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Don’t let Utah’s top lawmakers stand in the way of the answer to the pandemic, Editorial Board writes

Adams and Wilson should not only hear from people who want to block Biden’s vaccine mandate for business.

(Francisco Kjolseth | The Salt Lake Tribune) Senate President Stuart Adams, R-Layton, left, and House Speaker Brad R. Wilson, R-Kaysville, at the Utah State Capitol, Jan. 27, 2020.

Utah’s two top lawmakers are asking the state’s business community to join them in their crusade to crash the economy, disrupt the educational system, overload our hospitals, prolong the misery associated with the COVID-19 pandemic and see to it that more of us get sick and slowly die, all for the joy of owning the libs.

In a Sept. 21 letter addressed to “Utah Business Owners and Employees,” Senate President Stuart Adams and House Speaker Brad Wilson invite their allies to an Oct. 4 committee meeting at the Utah Capitol for a brainstorming session on how to oppose the pending order from President Joe Biden that would require all businesses with more than 100 employees to mandate either vaccinations or weekly coronavirus tests for those workers.

Every business metric that exists screams for intervention, and the solution is staring us in the face. Mask mandates and vaccination requirements work and are necessary.

There is reason to fear that such mandates will just cause some people to rebel and act against their own interests. But that’s why Utah needs some real leadership to move the public to accept the necessity of vaccination mandates and not encourage their adolescent rebellion.

Instead, Utah’s political class is not just adrift. It has deliberately created a leadership vacuum, one that is anti-business, and destructive of just about everything else we claim to value.

The Kaiser Family Foundation reports that, just from June through August of this year, preventable COVID-19 hospitalizations among unvaccinated adults have cost the U.S. economy more than $5 billion.

It is appalling, but not at all surprising, that Adams and Wilson have apparently not sought the advice of anyone who actually knows anything about public health.

If we are lucky, they might hear from some business owners or workers who realize that their livelihoods are not threatened by Biden’s plan. Who are aware that another winter of people gathered in close quarters, too few of us vaccinated, too many of us without masks, is the clear and present danger that threatens to close schools, ruin businesses, cause another round of evictions, all while crushing our health care system and making it far too difficult for those with non-COVID ailments to get even the most urgent of care.

“Utah has always been home to business-friendly policies, and that will not end now,” Adams and Wilson write.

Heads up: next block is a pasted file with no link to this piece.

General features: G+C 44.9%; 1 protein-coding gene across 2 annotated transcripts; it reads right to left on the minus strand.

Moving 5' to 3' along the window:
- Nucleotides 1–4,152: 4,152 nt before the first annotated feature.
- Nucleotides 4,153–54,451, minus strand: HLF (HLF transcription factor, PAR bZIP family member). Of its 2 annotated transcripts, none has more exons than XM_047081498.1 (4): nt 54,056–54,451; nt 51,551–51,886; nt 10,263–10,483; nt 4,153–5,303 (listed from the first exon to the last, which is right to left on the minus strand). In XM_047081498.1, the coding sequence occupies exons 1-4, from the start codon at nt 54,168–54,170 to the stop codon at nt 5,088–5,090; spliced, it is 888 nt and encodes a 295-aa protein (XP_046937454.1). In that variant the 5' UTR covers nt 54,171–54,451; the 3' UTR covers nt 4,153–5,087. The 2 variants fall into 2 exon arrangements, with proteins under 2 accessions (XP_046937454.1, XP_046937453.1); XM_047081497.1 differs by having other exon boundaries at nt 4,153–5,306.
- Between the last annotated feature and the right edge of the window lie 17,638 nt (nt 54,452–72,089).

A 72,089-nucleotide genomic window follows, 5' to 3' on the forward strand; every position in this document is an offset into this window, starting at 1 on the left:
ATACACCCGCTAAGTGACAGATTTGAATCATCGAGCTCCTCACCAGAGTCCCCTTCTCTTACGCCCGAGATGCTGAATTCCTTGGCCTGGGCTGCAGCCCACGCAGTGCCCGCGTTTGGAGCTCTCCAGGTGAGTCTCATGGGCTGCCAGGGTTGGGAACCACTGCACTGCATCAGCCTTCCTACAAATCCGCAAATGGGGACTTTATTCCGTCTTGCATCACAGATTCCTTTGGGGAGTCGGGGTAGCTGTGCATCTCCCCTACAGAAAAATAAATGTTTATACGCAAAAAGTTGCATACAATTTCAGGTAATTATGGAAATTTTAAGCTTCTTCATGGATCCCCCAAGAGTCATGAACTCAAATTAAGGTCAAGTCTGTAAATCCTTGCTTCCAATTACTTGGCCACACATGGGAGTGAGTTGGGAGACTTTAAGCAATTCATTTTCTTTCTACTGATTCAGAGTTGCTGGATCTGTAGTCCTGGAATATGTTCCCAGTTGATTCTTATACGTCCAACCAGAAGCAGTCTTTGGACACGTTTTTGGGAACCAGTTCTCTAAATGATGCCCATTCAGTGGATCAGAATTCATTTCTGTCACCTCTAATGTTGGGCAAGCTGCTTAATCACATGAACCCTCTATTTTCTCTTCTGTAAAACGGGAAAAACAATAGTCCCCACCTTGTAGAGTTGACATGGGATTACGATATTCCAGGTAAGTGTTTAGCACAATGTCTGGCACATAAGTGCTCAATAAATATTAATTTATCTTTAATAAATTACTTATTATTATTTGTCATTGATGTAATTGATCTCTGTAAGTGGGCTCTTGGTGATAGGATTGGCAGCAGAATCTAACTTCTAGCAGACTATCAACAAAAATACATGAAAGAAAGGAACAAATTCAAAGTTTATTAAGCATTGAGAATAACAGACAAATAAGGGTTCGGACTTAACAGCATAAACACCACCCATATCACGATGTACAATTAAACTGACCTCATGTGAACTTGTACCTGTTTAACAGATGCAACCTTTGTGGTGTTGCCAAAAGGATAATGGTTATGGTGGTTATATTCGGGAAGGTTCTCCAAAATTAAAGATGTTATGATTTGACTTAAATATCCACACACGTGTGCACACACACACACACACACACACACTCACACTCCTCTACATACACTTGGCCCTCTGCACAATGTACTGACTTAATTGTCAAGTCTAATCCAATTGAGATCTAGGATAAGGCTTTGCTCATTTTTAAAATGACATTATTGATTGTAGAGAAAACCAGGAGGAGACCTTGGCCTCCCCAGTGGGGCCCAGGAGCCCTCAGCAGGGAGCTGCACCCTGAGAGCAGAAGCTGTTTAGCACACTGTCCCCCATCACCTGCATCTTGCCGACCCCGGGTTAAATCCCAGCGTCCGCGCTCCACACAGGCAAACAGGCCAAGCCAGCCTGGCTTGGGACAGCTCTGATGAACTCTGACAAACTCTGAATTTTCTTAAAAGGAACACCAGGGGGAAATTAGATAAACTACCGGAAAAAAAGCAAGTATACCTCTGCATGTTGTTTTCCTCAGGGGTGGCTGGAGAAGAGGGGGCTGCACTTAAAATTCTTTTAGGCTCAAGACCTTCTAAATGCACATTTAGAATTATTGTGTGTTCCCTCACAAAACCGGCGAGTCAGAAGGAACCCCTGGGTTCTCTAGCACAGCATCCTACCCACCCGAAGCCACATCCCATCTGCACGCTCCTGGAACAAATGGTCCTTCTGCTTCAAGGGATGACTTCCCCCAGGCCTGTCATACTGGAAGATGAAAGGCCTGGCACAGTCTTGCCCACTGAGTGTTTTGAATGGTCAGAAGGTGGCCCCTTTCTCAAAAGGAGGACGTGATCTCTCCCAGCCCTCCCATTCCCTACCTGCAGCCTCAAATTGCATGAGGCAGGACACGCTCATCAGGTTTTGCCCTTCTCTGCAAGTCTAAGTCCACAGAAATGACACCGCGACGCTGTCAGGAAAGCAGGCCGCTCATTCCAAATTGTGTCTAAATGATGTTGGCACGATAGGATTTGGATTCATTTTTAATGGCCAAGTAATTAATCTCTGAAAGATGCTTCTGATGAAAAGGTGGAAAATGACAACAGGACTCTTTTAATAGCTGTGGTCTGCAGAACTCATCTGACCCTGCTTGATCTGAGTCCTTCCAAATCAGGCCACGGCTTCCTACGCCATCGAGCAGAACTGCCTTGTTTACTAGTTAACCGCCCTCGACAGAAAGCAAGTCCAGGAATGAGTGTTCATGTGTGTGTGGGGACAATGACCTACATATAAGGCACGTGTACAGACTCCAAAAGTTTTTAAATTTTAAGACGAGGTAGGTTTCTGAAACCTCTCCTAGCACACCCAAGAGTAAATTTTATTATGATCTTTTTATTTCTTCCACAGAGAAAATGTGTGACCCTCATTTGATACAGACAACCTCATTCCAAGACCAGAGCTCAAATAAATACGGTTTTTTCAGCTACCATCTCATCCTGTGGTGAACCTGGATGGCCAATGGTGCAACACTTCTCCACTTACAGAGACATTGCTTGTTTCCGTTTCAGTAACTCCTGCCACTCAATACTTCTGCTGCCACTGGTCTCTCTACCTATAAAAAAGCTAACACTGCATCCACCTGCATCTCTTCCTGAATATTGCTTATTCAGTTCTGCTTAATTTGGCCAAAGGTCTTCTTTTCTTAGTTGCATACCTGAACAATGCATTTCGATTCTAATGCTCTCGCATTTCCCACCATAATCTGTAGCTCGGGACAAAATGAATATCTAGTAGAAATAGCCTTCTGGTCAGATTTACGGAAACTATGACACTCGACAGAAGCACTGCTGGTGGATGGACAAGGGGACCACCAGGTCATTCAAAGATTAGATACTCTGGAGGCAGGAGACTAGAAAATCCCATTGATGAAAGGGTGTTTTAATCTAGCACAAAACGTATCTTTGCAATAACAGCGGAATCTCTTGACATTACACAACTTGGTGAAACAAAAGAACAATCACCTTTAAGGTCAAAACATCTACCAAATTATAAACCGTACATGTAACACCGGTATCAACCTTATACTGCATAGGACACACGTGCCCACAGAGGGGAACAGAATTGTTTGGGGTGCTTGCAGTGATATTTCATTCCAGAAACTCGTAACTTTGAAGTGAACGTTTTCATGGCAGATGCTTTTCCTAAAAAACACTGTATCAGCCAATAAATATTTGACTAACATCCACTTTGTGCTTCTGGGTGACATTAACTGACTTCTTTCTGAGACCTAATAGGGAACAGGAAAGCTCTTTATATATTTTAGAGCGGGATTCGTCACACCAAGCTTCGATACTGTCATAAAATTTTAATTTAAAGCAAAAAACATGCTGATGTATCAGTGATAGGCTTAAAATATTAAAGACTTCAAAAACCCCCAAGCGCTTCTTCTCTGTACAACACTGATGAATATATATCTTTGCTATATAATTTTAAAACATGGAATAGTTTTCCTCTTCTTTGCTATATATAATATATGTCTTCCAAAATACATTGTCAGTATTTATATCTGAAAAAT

Actually, a state that does all it can to protect the public’s health is the one that is business-friendly. It creates an atmosphere in which commerce can flourish without the cloud of a deadly pandemic hovering over it.

“As leaders of the state, we will protect your rights as private businesses and your personal liberties as employees,” the leaders say.

But they ignore the rights and personal liberties of people — entrepreneurs and employees among them — who will be more likely to get sick or who, because of special health circumstances of their own, reasonably feel that they cannot go to stores or to restaurants, cannot take in a basketball game, cannot even safely send their children to school, because of state inaction.

Legally, the legislative leaders’ are engaged in little more than a political Kabuki. A state doesn’t have the power to negate a president’s executive order or an act of Congress. If it did, all federal health and safety regulations, from meat inspection to auto fuel standards, would be at risk.

And any lawsuit arguing that Biden’s order isn’t in keeping with federal workplace safety statutes would have to be brought by someone actually affected by that order. That is, a business owner or an employee who doesn’t want to comply.

Adams, meanwhile, has trotted off on another tangent, talking up an experimental coronavirus remedy called monoclonal antibody treatment. It’s an option worth having, but it’s expensive and only effective if administered within a very narrow window after diagnosis. Promoting it risks giving the vaccine-hesitant another flimsy excuse for ducking the jab with the idea that they can just get the infusion later.

This diversion is not unlike the effort Adams and others made back in the spring of 2020 to promote the use of the malaria drug hydroxychloroquine as a coronavirus treatment, even though medical experts warned that it was dangerous and wasn’t effective against COVID. Back then, at least, such desperation made some sense because we didn’t have a vaccine. Now we do. And it deserves to be the focus of all recovery efforts.

The meeting Adams and Wilson have invited their allies to is the Business and Labor Interim Committee public hearing, at 9 a.m. on Oct. 4 in Room 30 of the House Building. Virtual participation, by far the best option under the circumstances, is available through le.utah.gov. And members of the House and Senate can be reached here or here.

All communications and contacts should be civil and respectful. And our leaders need to know when they are so clearly pulling us in the wrong direction.


Correction: The original version of this editorial incorrectly described the policy of the Tooele School District and its enforcement of the state’s Test to Stay rule. The rule requiring students who have not been tested for COVID-19 to remain at home is being enforced, though teachers were instructed to refer students who should be excluded to administrators rather than risk confrontations with students or their parents.

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